The artist was in his late 60s at the time of working on this and was specialising in etching techniques during this period. Caprichos and The Disasters of War were other important etching series delivered around this time. This ever-ambitious artist would even find time to later move on to lithographs, though without as much focus as he gave to this earlier medium.
The artist would find this series far easier to publish because his theme of Bullfighting was both a passion for many Spaniards at that time but also particularly uncontroversial at that time. Compare that to some of his other series that were subtly critical of religious and monarchal institutions and therefore very unpalatable to the ruling powers within his own lifetime. Indeed many would never even get to see any of these more politically-charged series of etchings.
Although La Tauromaquia cannot be considered a commercial success it did still help to build the reputation of this artist in new areas and the medium of etching has long been a powerful tool for enabling the distribution of print reproductions to the masses at very affordable prices. This was a series of 320 and was put on sale in 1816 to mixed fortunes. Art followers in the present day may struggle to understand the difficulty in selling original Goya artworks, but many famous names have struggled for acclaim during their own lifetimes.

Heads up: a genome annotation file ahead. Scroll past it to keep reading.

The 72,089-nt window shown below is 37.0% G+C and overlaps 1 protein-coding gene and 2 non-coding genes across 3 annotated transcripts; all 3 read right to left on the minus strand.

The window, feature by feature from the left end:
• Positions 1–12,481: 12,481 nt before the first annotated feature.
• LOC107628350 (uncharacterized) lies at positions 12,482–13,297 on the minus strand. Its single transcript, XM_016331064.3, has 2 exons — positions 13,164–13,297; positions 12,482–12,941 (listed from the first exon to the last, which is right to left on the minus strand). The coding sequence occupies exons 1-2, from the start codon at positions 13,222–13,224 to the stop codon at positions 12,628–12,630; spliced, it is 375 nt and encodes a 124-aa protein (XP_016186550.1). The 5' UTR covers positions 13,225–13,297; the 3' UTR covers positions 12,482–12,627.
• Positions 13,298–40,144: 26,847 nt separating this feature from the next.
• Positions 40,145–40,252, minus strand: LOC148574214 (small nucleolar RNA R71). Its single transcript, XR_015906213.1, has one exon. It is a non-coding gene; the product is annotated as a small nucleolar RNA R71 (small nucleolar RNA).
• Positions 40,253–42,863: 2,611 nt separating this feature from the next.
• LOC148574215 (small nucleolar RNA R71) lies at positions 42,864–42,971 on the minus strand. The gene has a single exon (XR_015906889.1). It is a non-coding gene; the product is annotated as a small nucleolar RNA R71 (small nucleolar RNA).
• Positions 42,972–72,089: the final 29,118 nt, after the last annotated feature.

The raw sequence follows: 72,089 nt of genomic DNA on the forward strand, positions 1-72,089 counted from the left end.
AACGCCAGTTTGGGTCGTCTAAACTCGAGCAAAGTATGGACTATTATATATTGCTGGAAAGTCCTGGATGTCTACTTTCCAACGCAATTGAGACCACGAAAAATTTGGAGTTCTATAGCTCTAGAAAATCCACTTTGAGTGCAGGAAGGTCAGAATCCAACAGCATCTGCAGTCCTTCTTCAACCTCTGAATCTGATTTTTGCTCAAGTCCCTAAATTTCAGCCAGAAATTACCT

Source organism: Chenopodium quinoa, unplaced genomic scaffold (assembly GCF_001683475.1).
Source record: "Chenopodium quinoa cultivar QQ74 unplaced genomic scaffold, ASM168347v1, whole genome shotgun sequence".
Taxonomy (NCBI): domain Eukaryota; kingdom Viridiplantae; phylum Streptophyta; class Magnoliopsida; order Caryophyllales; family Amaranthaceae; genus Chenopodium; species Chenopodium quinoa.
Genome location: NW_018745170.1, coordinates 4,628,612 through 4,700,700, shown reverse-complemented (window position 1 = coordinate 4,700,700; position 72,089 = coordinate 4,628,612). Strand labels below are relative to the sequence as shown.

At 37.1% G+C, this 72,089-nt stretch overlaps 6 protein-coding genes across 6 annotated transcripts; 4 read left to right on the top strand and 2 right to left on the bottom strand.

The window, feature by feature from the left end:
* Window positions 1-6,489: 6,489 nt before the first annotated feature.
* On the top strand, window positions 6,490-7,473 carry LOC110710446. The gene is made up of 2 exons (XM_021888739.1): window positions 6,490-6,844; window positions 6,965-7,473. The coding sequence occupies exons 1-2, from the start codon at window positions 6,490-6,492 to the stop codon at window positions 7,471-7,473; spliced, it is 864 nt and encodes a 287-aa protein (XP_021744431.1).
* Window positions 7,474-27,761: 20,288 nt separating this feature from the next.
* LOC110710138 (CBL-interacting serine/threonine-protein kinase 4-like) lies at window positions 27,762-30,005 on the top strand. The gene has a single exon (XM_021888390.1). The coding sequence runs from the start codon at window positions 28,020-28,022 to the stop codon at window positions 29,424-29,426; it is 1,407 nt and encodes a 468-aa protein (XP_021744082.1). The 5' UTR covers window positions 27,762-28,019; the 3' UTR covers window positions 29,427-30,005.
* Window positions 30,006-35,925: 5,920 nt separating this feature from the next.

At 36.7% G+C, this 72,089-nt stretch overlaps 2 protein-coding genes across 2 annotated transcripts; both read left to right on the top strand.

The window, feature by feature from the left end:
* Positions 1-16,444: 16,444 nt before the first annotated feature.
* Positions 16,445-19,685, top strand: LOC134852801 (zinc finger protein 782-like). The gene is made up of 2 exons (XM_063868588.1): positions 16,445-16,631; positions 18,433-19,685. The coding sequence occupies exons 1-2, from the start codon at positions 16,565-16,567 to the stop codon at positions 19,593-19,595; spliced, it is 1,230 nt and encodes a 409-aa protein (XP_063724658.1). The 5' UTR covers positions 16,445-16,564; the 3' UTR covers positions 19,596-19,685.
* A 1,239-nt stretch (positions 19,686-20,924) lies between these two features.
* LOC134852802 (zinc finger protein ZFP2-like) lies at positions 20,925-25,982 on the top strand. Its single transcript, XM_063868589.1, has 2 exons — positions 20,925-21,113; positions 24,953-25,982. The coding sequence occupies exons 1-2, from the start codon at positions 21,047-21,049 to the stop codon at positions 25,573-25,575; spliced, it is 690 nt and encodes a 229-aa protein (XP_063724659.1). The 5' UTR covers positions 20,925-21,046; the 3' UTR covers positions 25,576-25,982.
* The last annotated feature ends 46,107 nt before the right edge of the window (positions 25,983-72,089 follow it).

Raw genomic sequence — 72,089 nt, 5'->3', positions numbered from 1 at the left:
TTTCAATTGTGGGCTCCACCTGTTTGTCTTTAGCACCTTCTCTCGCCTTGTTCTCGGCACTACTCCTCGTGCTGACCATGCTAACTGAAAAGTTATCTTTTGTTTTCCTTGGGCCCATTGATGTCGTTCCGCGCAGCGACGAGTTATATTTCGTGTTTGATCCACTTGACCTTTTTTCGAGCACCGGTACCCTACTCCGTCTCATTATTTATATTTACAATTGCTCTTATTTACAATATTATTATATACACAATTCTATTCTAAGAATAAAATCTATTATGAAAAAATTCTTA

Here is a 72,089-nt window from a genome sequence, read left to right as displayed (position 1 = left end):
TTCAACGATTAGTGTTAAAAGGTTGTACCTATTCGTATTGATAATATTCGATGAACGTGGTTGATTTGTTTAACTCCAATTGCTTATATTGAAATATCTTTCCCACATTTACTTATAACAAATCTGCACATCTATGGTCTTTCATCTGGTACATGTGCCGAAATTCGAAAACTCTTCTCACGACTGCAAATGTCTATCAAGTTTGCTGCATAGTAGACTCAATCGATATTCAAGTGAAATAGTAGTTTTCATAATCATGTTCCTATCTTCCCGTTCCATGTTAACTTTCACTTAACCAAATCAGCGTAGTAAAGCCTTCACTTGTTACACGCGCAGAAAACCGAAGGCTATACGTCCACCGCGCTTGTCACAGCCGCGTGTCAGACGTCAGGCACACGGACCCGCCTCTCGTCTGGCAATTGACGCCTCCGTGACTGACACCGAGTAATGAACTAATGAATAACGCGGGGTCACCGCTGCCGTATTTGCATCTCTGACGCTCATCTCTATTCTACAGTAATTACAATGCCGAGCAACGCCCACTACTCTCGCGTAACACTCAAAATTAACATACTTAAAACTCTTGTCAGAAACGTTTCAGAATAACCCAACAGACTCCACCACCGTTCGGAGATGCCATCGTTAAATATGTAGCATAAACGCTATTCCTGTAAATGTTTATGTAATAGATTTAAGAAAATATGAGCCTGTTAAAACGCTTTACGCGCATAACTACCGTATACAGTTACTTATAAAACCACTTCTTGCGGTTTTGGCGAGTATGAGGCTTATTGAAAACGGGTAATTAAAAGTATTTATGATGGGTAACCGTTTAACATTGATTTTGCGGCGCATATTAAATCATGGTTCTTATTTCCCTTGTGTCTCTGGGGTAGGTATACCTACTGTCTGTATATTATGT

Goya was always passionate about bullfighting, once even dressing in the traditional attire for a self portrait. He was far from the only Spaniard to have this liking for the sport, though. Even Pablo Picasso, a famous animal lover who kept dogs, doves, a goat and many more creatures as pets in his own lifetime also produced a series of work based around bullfighting.